Renewable energy: With pressure on India to cut carbon emissions and a small base, renewable energy – it is responsible for 12% of India’s total power installed – growth rates were high during both terms. The total installed capacity of renewable energy reported a 7.56% growth in 2014-15 and a growth of 17.20% in 2009-10.

Non-performing assets: NPAs of public sector banks increased 17% from Rs 2.27 lakh crore in March 2014 to Rs 2.73 lakh crore in December 2014, a carry-over from UPA2. Public sector bank NPAs had increased 23% in 2009-10 over the previous year. NPA growth rates of this magnitude can destabilise the banking system.

This article was originally published on, a data-driven and public-interest journalism non-profit.

We welcome your comments at
Sponsored Content BY 

Why should inclusion matter to companies?

It's not just about goodwill - inclusivity is a good business decision.

To reach a 50-50 workplace scenario, policies on diversity need to be paired with a culture of inclusiveness. While diversity brings equal representation in meetings, board rooms, promotions and recruitment, inclusivity helps give voice to the people who might otherwise be marginalized or excluded. Inclusion at workplace can be seen in an environment that values diverse opinions, encourages collaboration and invites people to share their ideas and perspectives. As Verna Myers, a renowned diversity advocate, puts it “Diversity is being invited to the party, inclusion is being asked to dance.”

Creating a sense of belonging for everyone is essential for a company’s success. Let’s look at some of the real benefits of a diverse and inclusive workplace:

Better decision making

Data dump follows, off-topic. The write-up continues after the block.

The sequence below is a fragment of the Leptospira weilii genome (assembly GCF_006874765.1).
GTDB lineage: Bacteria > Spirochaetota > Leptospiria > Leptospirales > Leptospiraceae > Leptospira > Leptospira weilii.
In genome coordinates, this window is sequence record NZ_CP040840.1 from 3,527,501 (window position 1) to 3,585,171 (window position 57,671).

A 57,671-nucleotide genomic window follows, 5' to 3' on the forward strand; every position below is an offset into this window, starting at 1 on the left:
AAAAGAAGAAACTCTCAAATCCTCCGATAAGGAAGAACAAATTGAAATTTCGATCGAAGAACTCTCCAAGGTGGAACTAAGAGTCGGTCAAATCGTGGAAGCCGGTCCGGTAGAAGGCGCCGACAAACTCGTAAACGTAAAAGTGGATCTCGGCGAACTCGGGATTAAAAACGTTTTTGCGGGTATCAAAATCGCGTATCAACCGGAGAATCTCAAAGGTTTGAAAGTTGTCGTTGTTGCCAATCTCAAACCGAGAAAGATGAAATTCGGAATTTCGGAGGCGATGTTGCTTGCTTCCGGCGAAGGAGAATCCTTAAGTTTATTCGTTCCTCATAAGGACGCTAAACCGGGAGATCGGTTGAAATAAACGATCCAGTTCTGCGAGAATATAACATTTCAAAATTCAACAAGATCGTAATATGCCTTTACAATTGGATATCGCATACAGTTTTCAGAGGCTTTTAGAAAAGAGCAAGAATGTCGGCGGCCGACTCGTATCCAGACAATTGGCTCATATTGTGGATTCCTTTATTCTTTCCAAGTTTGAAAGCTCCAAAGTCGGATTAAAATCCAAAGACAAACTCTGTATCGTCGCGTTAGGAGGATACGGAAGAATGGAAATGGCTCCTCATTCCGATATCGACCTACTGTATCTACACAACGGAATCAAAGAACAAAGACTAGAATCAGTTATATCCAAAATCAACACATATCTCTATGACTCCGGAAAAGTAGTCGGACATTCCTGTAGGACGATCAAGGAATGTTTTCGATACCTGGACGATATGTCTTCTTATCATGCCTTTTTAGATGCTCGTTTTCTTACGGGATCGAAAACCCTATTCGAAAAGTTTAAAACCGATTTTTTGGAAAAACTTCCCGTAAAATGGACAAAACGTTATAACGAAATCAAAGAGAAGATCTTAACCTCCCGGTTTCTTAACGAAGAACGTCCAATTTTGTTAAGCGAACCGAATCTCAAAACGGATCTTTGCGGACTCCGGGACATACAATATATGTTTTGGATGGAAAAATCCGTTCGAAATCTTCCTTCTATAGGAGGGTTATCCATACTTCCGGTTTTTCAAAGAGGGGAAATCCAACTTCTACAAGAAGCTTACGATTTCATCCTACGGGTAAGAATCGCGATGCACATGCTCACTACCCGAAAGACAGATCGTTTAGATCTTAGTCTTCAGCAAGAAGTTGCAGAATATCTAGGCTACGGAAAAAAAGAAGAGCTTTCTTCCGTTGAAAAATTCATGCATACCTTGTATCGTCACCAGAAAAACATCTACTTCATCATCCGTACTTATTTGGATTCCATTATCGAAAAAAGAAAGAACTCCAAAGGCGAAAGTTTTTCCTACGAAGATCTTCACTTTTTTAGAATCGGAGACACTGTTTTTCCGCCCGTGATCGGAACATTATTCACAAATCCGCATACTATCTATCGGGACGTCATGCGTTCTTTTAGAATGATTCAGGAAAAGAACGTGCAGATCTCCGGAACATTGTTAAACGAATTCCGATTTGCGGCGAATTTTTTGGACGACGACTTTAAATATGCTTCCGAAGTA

A whitepaper by Cloverpop, a decision making tool, established a direct link between inclusive decision making and better business performance. The research discovered that teams that followed an inclusive decision-making process made decisions 2X faster with half the meetings and delivered 60% better results. As per Harvard Business School Professor Francesca Gino, this report highlights how diversity and inclusion are practical tools to improve decision making in companies. According to her, changing the composition of decision making teams to include different perspectives can help individuals overcome biases that affect their decisions.

Higher job satisfaction

Employee satisfaction is connected to a workplace environment that values individual ideas and creates a sense of belonging for everyone. A research by Accenture identified 40 factors that influence advancement in the workplace. An empowering work environment where employees have the freedom to be creative, innovative and themselves at work, was identified as a key driver in improving employee advancement to senior levels.


A research by stated the in India, 62% of innovation is driven by employee perceptions of inclusion. The study included responses from 1,500 employees from Australia, China, Germany, India, Mexico and the United States and showed that employees who feel included are more likely to go above and beyond the call of duty, suggest new and innovative ways of getting work done.

Competitive Advantage

Shirley Engelmeier, author of ‘Inclusion: The New Competitive Business Advantage’, in her interview with Forbes, talks about the new global business normal. She points out that the rapidly changing customer base with different tastes and preferences need to feel represented by brands. An inclusive environment will future-proof the organisation to cater to the new global consumer language and give it a competitive edge.

An inclusive workplace ensures that no individual is disregarded because of their gender, race, disability, age or other social and cultural factors. Accenture has been a leading voice in advocating equal workplace. Having won several accolades including a perfect score on the Human Rights Campaign’s Corporate equality index, Accenture has demonstrated inclusive and diverse practices not only within its organisation but also in business relationships through their Supplier Inclusion and Diversity program.

In a video titled ‘She rises’, Accenture captures the importance of implementing diverse policies and creating an inclusive workplace culture.


To know more about inclusion and diversity, see here.

This article was produced by the Scroll marketing team on behalf of Accenture and not by the Scroll editorial team.